Kill Anything That Moves: The Real American War in Vietnam

Author(s): Nick Turse


Americans have long been taught that events such as the notorious My Lai massacre were "isolated incidents" in the Vietnam War, carried out by a few "bad apples." However, as award-winning journalist and historian Nick Turse demonstrates in this pioneering investigation, violence against Vietnamese civilians was not at all exceptional. Rather, it was pervasive and systematic, the predictable consequence of official orders to "kill anything that moves." Drawing on a decade of research into secret Pentagon files and extensive interviews with American veterans and Vietnamese survivors, Turse reveals the policies and actions that resulted in millions of innocent civilians killed and wounded. He lays out in shocking detail the workings of a military machine that made crimes in nearly every American unit all but inevitable. "Kill Anything That Moves" takes us from archives filled with Washington's long-suppressed war crime investigations to the rural Vietnamese hamlets that bore the brunt of the war; from boot camps where young American soldiers learned to hate all Vietnamese to bloodthirsty campaigns like Operation Speedy Express, in which a general obsessed with body counts led his troops to commit what one participant called "a My Lai a month."

Product Information

A "New York Times" Bestseller
"--The New York Review of Books
""An indispensable new history of the war... "Kill Anything That Moves" is a paradigm-shifting, connect-the-dots history of American atrocities that reads like a thriller; it will convince those with the stomach to read it that all these decades later Americans, certainly the military brass and the White House, still haven't drawn the right lesson from Vietnam."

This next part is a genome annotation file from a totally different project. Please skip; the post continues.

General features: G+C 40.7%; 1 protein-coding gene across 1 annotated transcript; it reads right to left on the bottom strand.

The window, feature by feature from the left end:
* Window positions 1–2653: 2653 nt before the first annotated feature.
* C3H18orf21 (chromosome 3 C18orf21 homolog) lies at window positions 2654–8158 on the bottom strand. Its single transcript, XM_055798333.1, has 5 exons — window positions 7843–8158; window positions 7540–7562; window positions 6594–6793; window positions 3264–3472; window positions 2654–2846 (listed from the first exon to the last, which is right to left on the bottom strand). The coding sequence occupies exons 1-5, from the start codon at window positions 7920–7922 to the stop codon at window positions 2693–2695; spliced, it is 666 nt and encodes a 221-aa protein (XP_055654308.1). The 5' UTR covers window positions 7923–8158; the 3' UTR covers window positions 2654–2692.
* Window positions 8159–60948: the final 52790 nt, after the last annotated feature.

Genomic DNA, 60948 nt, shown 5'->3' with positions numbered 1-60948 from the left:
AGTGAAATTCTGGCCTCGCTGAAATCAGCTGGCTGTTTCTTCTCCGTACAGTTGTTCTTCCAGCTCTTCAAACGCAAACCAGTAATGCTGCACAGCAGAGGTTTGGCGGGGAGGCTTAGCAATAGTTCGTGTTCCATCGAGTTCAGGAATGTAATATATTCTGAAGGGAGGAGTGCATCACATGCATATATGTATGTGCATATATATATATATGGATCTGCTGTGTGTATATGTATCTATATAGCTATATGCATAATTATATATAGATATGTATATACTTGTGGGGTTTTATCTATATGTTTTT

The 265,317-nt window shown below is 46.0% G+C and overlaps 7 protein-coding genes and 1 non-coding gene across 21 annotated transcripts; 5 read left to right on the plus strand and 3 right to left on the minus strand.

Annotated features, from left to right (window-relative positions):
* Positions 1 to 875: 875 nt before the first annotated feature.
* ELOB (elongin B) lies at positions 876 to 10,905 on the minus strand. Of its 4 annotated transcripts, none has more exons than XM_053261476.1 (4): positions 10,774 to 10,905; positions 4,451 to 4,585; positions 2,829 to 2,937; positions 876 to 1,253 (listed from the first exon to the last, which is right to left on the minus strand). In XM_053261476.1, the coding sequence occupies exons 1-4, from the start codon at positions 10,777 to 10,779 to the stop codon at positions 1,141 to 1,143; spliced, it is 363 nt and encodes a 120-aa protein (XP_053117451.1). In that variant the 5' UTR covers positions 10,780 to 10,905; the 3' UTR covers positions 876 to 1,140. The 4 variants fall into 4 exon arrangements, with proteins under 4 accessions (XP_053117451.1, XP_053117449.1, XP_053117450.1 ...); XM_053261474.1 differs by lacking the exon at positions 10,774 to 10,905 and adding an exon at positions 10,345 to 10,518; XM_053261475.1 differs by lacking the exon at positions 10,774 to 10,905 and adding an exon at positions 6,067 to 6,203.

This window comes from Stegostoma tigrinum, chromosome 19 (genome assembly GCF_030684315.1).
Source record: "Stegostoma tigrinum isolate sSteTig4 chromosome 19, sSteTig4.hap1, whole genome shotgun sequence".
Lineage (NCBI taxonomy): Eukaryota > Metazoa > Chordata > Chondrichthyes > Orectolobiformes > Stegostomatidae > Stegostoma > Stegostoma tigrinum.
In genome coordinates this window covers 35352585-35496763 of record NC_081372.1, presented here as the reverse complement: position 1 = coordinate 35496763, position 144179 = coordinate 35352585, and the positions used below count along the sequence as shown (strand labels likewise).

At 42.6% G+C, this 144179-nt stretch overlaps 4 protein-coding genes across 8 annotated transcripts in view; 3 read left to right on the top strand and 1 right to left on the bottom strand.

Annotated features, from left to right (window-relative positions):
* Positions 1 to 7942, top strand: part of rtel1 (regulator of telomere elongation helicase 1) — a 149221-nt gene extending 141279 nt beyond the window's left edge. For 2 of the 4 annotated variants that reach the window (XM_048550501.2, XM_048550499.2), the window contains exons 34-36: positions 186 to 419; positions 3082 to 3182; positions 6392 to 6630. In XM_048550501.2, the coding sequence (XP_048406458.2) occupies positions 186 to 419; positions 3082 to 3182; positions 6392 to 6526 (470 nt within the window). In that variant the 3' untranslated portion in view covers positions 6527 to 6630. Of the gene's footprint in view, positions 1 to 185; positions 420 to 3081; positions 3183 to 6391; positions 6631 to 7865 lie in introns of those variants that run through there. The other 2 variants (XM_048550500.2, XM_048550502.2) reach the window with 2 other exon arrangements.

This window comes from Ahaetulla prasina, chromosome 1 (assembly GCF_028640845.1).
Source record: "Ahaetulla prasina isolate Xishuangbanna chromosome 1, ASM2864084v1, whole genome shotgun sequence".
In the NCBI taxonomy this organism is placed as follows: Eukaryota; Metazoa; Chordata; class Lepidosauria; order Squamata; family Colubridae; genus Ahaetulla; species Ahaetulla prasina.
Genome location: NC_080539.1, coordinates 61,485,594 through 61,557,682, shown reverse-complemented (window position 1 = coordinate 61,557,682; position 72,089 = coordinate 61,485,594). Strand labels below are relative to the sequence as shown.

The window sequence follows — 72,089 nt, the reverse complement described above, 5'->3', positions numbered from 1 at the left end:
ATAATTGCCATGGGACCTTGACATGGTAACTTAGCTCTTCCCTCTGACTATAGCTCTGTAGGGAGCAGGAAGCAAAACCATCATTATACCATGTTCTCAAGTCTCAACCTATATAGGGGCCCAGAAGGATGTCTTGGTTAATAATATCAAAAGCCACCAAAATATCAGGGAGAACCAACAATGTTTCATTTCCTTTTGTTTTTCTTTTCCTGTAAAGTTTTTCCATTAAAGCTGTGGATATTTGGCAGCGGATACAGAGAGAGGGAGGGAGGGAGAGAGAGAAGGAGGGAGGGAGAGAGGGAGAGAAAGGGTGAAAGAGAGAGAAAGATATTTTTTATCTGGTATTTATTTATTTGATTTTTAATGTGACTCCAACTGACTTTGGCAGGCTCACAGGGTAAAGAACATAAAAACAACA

"--San Francisco Chronicle
"A powerful case... With his urgent but highly readable style, Turse delves into the secret history of U.S.-led atrocities. He has brought to his book an impressive trove of new research--archives explored and eyewitnesses interviewed in the United States and Vietnam. With superb narrative skill, he spotlights a troubling question: Why, with all the evidence collected by the military at the time of the war, were atrocities not prosecuted?"
--"Washington Post"
"There have been many memorable accounts of the terrible things done in Vietnam--memoirs, histories, documentaries and movies. But Nick Turse has given us a fresh holistic work that stands alone for its blending of history and journalism, for the integrity of research brought to life through the diligence of first-person interviews.... Here is a powerful message for us today--a reminder of what war really costs."
--Bill Moyers, "Moyers & Company"
"In "Kill Anything that Moves," Nick Turse has for the first time put together a comprehensive picture, written with mastery and dignity, of what American forces actually were doing in Vietnam. The findings disclose an almost unspeakable truth... Like a tightening net, the web of stories and reports drawn from myriad sources coalesces into a convincing, inescapable portrait of this war--a portrait that, as an American, you do not wish to see; that, having seen, you wish you could forget, but that you should not forget."
--Jonathan Schell, "The Nation

Nick Turse is the author of "The Complex," the managing editor for, and a fellow at the Nation Institute. His work has appeared in the "Los Angeles Times," the "San Francisco Chronicle," and "The Nation," among other publications. Turse's investigations of American war crimes in Vietnam have gained him a Ridenhour Prize for Reportorial Distinction, a Guggenheim Fellowship, and a fellowship at Harvard University's Radcliffe Institute for Advanced Study. He lives near New York City.

General Fields

  • : 9780805086911
  • : henry holt and company
  • : Metropolitan Books (imprint of Henry Holt & Company)
  • : 0.594
  • : December 2012
  • : 235mm X 156mm X 31mm
  • : United States
  • : September 2013
  • : books

Special Fields

  • : Nick Turse
  • : Hardback
  • : 1
  • : English
  • : 959.70434
  • : 384
  • : two 8-page inserts